We see all these different threads come together in Revelation 4-5. John is in Heaven, and he is weeping because no person is worthy to open the book. From Adam to Christ, no person has been able to eat of the tree of knowledge rightly, to grasp the logoi of the world and direct them towards God. But an angel tells him to stop weeping, for now there is such a man. John looks, and he beholds the Incarnate Logos, the Lamb who is a Lion, ascending above the sea of crystal to the throne of God. The sea of crystal is the firmament made in Genesis 1, and it seals off the throne room of God from our material world. What John sees is the ascension of Christ. John’s Gospel ends with Jesus talking of His future ascension, but John’s narration of this ascent is in Revelation 4-5. In Christ, the Fathers teach us, our nature is placed in the throne room of God and we are seated in Heaven with Christ because we are consubstantial with Him.
Remember the association of language with the logoi, and thus the book with the summation of the logoi. The book is the fruit of the tree, and when Jesus ascends to the throne, He is made king. He is the one who is worthy to receive the tree of the knowledge of good and evil. Whereas Adam exalted himself and was humbled, Jesus humbled himself and was exalted. As Paul tells us in Philippians 2:6-11, Jesus did not seize kingship, so God gave it to him. We are told similarly in the letter to the Hebrews: Jesus, in His humanity, grew up and learned the wisdom to discern between good and evil, so that He is now “crowned with glory and honor” after being “for a little while lower than the angels.”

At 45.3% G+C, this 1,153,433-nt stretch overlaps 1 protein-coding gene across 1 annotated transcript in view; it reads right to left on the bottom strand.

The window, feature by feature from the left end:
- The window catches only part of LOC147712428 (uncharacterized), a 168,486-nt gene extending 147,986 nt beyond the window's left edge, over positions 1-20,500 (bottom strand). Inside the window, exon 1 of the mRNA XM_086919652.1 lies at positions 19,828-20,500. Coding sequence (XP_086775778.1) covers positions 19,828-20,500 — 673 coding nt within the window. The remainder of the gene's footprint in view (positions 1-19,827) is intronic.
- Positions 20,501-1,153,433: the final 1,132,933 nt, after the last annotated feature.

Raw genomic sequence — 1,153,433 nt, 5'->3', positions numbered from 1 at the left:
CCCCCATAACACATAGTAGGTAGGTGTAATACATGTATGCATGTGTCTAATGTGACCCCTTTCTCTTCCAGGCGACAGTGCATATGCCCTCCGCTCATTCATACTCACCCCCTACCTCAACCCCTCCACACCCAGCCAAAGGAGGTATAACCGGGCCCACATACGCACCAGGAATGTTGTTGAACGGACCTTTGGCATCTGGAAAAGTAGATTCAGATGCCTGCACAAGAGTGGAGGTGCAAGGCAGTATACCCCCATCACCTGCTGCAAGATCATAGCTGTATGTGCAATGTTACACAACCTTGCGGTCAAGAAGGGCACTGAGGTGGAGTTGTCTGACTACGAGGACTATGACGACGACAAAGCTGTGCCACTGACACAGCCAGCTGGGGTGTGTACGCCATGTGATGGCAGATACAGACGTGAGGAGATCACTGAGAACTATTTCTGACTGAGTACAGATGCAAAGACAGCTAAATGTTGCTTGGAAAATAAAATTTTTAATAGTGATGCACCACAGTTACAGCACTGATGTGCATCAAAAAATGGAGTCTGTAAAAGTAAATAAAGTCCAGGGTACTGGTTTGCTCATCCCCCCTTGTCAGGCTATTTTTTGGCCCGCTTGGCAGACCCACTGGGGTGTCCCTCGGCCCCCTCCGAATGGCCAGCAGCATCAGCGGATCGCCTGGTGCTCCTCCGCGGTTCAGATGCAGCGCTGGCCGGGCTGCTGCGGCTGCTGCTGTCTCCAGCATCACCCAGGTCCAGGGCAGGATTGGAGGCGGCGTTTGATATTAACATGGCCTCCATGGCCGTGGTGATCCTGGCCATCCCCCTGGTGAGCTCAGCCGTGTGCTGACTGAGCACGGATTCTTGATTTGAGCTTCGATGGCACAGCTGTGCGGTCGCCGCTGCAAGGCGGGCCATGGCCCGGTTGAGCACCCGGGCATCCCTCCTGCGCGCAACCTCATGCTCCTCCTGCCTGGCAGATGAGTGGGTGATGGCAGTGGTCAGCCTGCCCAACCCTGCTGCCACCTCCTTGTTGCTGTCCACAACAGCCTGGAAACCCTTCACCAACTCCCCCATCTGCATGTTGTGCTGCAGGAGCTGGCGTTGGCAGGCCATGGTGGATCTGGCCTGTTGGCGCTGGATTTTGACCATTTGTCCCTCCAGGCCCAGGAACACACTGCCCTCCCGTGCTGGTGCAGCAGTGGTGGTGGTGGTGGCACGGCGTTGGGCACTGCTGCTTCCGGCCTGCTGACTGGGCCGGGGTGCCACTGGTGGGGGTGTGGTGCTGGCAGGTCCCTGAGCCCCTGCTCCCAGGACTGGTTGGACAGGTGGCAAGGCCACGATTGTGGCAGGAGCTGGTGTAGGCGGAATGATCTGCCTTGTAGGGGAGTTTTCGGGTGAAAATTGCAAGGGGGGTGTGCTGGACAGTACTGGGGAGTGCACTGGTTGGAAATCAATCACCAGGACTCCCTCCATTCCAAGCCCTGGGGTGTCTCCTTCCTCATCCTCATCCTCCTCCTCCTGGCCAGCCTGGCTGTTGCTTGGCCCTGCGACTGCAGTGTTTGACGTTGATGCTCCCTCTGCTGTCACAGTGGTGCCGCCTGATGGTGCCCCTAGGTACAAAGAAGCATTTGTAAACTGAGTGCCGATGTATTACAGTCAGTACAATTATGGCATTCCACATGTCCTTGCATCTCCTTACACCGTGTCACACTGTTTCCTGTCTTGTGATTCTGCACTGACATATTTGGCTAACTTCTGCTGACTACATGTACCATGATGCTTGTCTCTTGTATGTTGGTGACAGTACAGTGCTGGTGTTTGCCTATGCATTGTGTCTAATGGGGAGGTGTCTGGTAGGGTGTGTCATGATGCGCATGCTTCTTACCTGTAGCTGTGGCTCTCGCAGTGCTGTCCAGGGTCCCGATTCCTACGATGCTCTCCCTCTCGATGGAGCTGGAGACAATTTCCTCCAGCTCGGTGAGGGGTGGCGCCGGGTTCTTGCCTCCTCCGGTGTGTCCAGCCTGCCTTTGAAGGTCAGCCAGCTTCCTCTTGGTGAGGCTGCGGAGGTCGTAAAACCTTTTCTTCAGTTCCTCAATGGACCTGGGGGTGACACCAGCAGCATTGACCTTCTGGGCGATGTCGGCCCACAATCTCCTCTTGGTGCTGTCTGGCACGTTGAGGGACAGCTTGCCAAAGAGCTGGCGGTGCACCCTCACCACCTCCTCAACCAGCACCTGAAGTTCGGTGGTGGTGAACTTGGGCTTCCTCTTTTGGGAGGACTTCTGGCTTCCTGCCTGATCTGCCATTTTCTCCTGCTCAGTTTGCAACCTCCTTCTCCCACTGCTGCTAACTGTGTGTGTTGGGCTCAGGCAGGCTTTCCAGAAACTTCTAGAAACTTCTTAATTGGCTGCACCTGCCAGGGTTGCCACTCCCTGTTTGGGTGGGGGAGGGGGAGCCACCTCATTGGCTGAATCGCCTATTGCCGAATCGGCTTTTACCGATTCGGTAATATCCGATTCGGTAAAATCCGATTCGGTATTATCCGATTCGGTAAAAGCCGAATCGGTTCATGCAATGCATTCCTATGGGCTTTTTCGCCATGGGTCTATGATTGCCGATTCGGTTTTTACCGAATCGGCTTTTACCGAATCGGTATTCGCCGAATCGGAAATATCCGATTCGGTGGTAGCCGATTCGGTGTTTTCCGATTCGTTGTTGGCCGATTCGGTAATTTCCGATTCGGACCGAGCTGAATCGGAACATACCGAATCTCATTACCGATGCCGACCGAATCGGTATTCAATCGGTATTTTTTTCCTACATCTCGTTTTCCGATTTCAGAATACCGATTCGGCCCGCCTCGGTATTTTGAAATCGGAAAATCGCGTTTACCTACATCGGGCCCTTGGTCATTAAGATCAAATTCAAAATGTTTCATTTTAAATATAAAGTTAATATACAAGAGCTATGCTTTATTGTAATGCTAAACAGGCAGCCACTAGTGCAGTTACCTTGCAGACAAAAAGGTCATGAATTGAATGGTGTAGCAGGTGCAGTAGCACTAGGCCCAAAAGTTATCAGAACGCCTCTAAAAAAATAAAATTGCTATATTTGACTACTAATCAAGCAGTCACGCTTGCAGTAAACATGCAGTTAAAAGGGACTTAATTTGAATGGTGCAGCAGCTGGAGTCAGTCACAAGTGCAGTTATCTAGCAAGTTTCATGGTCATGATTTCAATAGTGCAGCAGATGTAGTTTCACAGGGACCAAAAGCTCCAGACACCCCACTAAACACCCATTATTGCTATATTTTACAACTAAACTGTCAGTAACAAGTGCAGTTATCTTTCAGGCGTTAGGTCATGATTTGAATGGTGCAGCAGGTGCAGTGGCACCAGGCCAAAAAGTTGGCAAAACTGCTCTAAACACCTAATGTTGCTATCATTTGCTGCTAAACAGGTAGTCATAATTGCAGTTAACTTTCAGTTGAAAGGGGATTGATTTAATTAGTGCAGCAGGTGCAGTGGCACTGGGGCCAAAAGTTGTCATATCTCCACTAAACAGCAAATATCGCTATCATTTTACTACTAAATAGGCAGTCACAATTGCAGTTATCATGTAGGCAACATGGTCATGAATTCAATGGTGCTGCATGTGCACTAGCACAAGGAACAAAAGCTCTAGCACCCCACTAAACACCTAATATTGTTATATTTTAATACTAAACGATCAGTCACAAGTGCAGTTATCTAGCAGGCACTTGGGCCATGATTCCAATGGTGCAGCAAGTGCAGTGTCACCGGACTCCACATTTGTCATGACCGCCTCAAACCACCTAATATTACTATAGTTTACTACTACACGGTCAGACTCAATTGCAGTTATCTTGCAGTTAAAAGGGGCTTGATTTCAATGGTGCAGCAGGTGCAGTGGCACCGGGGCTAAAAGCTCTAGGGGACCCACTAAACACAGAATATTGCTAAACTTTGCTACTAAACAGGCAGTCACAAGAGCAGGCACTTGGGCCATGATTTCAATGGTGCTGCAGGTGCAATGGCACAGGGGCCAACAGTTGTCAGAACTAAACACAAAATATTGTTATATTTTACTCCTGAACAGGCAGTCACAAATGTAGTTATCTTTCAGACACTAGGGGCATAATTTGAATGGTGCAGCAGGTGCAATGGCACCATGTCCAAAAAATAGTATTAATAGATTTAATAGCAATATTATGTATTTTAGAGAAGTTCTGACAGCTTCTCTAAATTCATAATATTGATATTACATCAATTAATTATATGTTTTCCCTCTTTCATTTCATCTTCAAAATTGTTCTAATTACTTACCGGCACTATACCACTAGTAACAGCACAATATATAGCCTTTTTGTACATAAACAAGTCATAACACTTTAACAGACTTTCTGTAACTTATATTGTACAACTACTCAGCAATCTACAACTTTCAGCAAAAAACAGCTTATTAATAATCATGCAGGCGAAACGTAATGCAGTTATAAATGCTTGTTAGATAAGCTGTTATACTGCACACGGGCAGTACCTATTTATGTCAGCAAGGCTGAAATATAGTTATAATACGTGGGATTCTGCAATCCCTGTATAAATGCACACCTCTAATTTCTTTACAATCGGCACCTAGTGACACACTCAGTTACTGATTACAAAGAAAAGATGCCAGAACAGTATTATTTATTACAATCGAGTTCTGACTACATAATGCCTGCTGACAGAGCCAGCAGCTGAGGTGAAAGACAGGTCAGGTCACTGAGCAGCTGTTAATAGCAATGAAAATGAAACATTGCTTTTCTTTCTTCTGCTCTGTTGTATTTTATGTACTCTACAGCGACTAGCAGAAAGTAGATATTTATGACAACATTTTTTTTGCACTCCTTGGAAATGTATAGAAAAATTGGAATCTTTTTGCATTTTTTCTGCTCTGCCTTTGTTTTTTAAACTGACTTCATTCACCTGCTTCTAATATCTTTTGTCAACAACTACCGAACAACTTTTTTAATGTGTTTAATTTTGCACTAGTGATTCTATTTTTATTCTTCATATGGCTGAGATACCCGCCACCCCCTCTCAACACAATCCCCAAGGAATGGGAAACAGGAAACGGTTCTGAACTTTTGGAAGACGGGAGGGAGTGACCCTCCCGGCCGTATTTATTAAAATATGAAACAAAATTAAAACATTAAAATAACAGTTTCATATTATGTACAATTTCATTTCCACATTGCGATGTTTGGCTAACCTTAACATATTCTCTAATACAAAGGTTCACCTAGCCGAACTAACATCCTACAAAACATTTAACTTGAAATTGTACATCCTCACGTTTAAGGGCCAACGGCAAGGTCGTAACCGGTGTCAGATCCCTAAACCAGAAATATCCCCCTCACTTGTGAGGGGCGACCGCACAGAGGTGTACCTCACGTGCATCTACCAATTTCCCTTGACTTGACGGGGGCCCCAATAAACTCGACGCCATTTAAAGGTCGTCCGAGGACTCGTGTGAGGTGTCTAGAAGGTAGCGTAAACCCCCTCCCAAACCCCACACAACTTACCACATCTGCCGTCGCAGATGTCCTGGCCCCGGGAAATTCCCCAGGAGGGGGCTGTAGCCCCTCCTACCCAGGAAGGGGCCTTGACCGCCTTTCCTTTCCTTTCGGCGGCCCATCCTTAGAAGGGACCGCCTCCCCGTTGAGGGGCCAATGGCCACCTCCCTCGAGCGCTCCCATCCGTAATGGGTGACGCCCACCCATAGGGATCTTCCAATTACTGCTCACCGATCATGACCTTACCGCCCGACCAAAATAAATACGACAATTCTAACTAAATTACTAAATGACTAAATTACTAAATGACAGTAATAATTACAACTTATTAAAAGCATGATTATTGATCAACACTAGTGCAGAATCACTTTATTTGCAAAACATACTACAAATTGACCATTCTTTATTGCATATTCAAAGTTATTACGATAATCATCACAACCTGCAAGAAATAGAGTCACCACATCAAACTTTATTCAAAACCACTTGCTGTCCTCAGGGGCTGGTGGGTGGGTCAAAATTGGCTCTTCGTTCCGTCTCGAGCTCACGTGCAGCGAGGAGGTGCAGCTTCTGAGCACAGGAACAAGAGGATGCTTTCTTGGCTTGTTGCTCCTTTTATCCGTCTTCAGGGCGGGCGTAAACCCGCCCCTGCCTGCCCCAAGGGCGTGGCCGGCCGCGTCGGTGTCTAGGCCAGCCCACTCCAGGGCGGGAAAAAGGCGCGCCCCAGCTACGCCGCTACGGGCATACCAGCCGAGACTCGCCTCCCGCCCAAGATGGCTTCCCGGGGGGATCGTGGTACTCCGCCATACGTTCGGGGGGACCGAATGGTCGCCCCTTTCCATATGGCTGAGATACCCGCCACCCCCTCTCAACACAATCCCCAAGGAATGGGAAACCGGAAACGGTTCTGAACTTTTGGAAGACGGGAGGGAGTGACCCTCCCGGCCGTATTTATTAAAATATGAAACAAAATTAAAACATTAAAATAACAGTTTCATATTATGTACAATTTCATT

He rules by the book. But can the book be eaten? Indeed: we see precisely this occurring in Revelation 10. The “Another Angel” is Jesus, because He displays theophanic characteristics associated with God in Ezekiel 1. He is the one who leads the whole angelic choir, the “Angel of the Lord” in the Old Testament. He gives the book to St. John: remember what he says? “Take, and eat.” This is Eucharistic language. The book symbolizes the logos, and we eat the incarnate Logos in the Eucharist, so John is given the book to chew up. When he chews up the book, he spits it out in symbols in Revelation 11-13. That’s what we are to do: meditate on God’s word, meditate on Christ, and then we symbolize all the logoi summed up by Him verbally. This is the task of theology.
Here is my point:
-The Fathers describe our task as in Christ, by the Spirit, spiritually apprehending the logoi of the world and directing them to God. This is what transfigures the creation.
-The Bible describes plants transforming the world into food, and us turning the grain-plants into bread, then eating the bread and being joined to God.
But when you understand the network of symbolic associations made within Scripture itself, you realize that the Bible and the Fathers are not roughly in the same ballpark: both of them are very precise, and they are describing exactly the same thing. Biblical theology and Patristic theology flawlessly roll together.